Film about Second World War Belfast elephant ‘tale of compassion and humanity’
Zoo tells the story of a boy’s (Art Parkinson) friendship with the baby animal and efforts to keep it from being killed in the Blitz.
A film about saving a Belfast elephant during the Second World War is a tale of compassion and humanity, its leading actors said.
Zoo tells the story of a boy’s friendship with the baby animal and efforts to keep it from being killed during the Germans’ bombing of Belfast in the Blitz.
It is based on a true story and premiered in Belfast on Tuesday.
Dame Penelope Wilton played Denise Austin, who brought baby elephant Sheila home from Belfast Zoo to prevent it from being killed by bombs from German planes.
She said: “It is a very humane story and it is a story of resilience and it is a story of these young people, who have the bravery in a grown-up world to fight for what they thought was right.”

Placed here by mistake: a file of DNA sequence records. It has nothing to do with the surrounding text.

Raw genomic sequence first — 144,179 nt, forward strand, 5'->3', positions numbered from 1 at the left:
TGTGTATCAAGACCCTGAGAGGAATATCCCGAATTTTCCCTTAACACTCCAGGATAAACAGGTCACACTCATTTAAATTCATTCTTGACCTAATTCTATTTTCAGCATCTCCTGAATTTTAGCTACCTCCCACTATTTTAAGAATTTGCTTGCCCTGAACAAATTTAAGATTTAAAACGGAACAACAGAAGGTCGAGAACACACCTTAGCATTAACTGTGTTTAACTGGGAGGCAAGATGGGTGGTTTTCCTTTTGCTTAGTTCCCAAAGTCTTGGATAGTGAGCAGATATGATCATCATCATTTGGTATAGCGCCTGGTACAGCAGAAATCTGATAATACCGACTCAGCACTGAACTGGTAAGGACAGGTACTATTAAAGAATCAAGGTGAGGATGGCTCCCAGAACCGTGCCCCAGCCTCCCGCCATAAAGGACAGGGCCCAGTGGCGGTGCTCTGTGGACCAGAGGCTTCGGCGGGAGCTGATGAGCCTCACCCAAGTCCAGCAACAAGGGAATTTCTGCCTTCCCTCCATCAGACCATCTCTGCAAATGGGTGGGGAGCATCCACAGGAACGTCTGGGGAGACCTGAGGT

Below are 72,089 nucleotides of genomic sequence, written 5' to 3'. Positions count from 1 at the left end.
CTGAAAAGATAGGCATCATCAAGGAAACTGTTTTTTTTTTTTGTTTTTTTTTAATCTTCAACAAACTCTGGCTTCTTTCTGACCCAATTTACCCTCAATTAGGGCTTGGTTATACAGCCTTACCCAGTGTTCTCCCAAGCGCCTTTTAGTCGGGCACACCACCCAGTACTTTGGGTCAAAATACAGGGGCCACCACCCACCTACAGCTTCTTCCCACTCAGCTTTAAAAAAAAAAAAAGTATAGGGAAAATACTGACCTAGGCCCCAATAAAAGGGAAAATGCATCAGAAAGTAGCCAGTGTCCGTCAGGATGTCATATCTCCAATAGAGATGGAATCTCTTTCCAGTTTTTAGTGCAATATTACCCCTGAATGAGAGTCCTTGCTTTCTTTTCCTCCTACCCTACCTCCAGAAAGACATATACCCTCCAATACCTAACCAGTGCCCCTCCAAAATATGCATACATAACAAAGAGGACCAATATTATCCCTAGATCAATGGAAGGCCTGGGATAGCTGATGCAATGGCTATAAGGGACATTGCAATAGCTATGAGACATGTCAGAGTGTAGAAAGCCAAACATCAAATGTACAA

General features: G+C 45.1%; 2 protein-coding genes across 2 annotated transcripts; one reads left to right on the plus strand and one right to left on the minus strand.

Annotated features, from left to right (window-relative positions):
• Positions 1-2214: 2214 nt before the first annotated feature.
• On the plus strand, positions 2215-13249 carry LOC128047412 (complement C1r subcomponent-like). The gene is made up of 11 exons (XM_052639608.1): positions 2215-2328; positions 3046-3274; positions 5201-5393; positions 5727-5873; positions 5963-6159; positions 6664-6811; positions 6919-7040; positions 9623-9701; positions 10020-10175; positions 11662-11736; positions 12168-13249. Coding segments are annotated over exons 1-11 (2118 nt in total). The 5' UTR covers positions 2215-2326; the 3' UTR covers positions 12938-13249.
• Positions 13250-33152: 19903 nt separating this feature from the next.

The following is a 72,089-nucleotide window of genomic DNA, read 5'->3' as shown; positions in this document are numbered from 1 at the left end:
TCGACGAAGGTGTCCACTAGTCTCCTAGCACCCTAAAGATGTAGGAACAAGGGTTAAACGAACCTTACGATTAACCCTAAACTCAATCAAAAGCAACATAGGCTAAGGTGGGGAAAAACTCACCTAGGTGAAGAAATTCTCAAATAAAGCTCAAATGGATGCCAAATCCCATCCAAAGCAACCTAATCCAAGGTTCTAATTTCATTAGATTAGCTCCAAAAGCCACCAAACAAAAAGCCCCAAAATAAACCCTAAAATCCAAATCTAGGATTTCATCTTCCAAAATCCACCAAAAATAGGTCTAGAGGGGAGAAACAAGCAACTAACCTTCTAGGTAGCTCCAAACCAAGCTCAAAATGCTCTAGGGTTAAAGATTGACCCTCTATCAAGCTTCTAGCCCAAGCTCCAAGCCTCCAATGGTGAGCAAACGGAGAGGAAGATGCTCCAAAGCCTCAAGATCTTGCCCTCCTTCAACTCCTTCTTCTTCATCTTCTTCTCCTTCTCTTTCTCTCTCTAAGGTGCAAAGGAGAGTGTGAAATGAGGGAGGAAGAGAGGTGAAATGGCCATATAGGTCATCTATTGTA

In the film, a young boy, Tom, became friends with the elephant after his father, the zoo’s vet, went to fight in the war.
He and his young friends hid the elephant with the help of Dame Penelope’s character Ms Austin.
Tom was played by Art Parkinson and he said it was a story of compassion and humanity with its focus on animal welfare.
“These days you look around and see pollution everywhere and basically disrespect for the Earth.
“So I think as humans we can definitely change the way we look at that.”
Dame Penelope said the film was about young people’s relationships with each other and how they managed being adolescents during wartime.
She added: “And in the end all these disparate characters come together, plus Mrs Austin, and they achieve an amazing thing by hiding this elephant and they save its life.”
At one stage in the film she had a menagerie of animals living with her: hedgehogs; parrots; rabbits; weasels; tiny chicks; mice and birds.
“You name it, I had it.
“Guinea pigs, everything – and an elephant.”
She said it was a story of what happened to people who were not involved directly in warfare.
“It was the fall-out from that, the domestic side, how people managed when they were children, just growing up.”